NO OPINIONS ARE SCHEDULED TO BE RELEASED BY THE NEW JERSEY SUPREME COURT ON FRIDAY, JANUARY 27, 2006.



APPROVED FOR PUBLICATION
APPELLATE PROCEDURE
PARKER v. CITY OF TRENTON
Appellate Division, A-440-04T1, approved for publication January 26, 2006. (5 pages). Facts-on-Call Order No. 92825

Even though the defendants’ earlier motion to dismiss the plaintiffs’ interlocutory appeal had been denied, the issue was preserved for later review; the Appellate Division dismissed the plaintiffs’ appeal from the dismissal of four counts of their complaint under the Law Against Discrimination because it was interlocutory, because they did not obtain an order granting leave to appeal, and because the record did not warrant review at this time.

INSURANCE
HORNET EXPRESS v. ZURICH AMERICAN INSURANCE GROUP
Appellate Division, A-7135-03T1, approved for publication January 26, 2006. (14 pages). Facts-on-Call Order No. 92826

An insurance policy that provides coverage for New Jersey workers’ compensation benefits cannot reasonably be construed to require the insurance carrier to pay the portion of a workers’ compensation judgment entered in another state that would have been awarded if the claim petition had been filed in New Jersey.

NOT APPROVED FOR PUBLICATION
VERBAL THRESHOLD
ELITCHKO v. TOMAN
Appellate Division, A-4535-04T3, January 26, 2006, not approved for publication. (9 pages). Facts-on-Call Order No. 19150

Summary judgment for the defendant based on the N.J.S.A. 39:6A-8a verbal threshold under AICRA reversed and remanded for trial; as to the trial court’s determination that the plaintiff had not demonstrated that her injuries had a serious impact on her life, she no longer had to prove a serious life impact pursuant to DiProspero v. Penn; as to the trial court’s determination that the plaintiff failed to demonstrate by objective credible evidence that she had suffered a qualifying injury under §39:6A-8a, the electromyogram that indicated right-side radiculopathy had not been presented to the trial court, and, based on the record, the Appellate Division concluded that the trial court would have reached a different conclusion if it had been aware of the report; there was “ample, credible medical evidence of a qualifying injury” resulting from the parties’ 2002 accident; as to the defendant’s assertion that the plaintiff was required to provide a comparative analysis under Polk v. Daconceicao in light of her 2003 accident that aggravated her injuries from the 2002 accident, the Appellate Division concurred with the decision in Davidson v. Slater that the requirement of a Polk analysis did not survive AICRA.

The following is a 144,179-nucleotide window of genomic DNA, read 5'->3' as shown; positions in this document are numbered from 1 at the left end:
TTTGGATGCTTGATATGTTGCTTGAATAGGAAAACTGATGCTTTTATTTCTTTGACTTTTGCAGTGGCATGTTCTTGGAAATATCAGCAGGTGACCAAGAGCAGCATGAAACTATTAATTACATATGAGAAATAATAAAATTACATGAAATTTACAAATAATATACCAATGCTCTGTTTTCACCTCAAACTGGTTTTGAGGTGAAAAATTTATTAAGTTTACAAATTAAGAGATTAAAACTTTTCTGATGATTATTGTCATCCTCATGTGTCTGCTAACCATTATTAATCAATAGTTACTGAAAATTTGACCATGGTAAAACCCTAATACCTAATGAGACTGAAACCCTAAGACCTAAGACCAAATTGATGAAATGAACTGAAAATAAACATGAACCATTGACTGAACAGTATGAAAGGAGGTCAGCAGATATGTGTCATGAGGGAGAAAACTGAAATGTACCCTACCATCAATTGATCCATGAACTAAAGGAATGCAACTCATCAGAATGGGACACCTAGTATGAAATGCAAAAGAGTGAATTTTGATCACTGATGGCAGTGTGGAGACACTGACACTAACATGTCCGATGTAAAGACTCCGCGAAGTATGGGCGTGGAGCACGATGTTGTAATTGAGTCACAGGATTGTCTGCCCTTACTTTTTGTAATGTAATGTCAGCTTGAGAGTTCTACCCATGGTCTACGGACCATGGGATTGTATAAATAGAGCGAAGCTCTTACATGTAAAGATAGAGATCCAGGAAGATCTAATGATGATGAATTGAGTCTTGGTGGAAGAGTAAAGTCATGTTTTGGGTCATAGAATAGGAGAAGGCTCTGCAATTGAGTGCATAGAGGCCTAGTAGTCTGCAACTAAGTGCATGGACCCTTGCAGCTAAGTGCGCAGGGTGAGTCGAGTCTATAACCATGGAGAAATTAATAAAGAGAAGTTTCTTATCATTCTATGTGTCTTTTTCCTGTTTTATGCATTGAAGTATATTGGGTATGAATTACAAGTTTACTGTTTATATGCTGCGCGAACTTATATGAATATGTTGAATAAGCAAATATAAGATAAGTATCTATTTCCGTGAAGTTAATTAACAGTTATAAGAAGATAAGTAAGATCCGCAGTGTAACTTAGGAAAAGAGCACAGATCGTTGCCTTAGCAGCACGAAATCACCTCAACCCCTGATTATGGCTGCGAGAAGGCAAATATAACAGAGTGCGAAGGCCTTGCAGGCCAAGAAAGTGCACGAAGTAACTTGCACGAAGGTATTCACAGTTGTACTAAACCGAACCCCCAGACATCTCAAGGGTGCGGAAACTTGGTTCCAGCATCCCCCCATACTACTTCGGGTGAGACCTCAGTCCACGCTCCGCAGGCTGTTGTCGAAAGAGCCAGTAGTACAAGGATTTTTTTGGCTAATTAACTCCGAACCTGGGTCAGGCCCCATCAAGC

VERBAL THRESHOLD
KNOCHOWSKI v. DELL
Appellate Division, A-4107-04T5, January 26, 2006, not approved for publication. (8 pages). Facts-on-Call Order No. 19149

Summary judgment for the defendants based on the N.J.S.A. 39:6A-8a verbal threshold under AICRA reversed and remanded; the trial court observed that the plaintiff had an “extensive medical history” before the accident, and it concluded that the plaintiff did not provide the comparative analysis required by Polk v. Daconceicao; however, the plaintiff’s evidence was sufficient to survive summary judgment because he presented neurological tests that confirmed that he suffered from permanent C5-6 radiculopathy on his right side, a doctor’s opinion that that condition was caused by the accident, and a second doctor’s opinion that the plaintiff had a permanent “life altering” disability that was caused by the accident; Polk did not apply because the plaintiff was not claiming that a prior injury was aggravated and because, pursuant to Davidson v. Slater, a Polk comparative analysis is “no longer tenable” on a summary judgment motion.

PUBLIC EMPLOYEES
NEARY v. BOROUGH OF RIDGEFIELD
Appellate Division, A-4266-03T2, January 26, 2006, not approved for publication. (5 pages). Facts-on-Call Order No. 19151

Law Division order that affirmed the plaintiff police officer’s disciplinary convictions and his removal from employment with the defendant Borough, which was not a civil service municipality, affirmed; on de novo review from a departmental hearing on nine disciplinary charges, the Law Division determined that the proofs against the plaintiff were “overwhelming,” that his removal was “clearly warranted,” that he had submitted “blatantly false and misleading” overtime and return-time requests, and that the charges underlying his removal should be upheld under the “implicit standard of good behavior” required of police officers; contrary to the plaintiff’s arguments on appeal, (1) “ample evidence” supported the Law Division’s findings, (2) the Borough’s failure to adopt the Attorney General’s guidelines for internal affairs pursuant to N.J.S.A. 40A:14-181 did not warrant dismissal of the charges, and (3) the plaintiff was not prejudiced by the introduction of evidence of alleged misbehavior that exceeded the scope of the charges.

HUSBAND AND WIFE
SCHWITZER v. SCHWITZER
Appellate Division, A-22-04T1, January 25, 2006, not approved for publication. (28 pages). Facts-on-Call Order No. 19147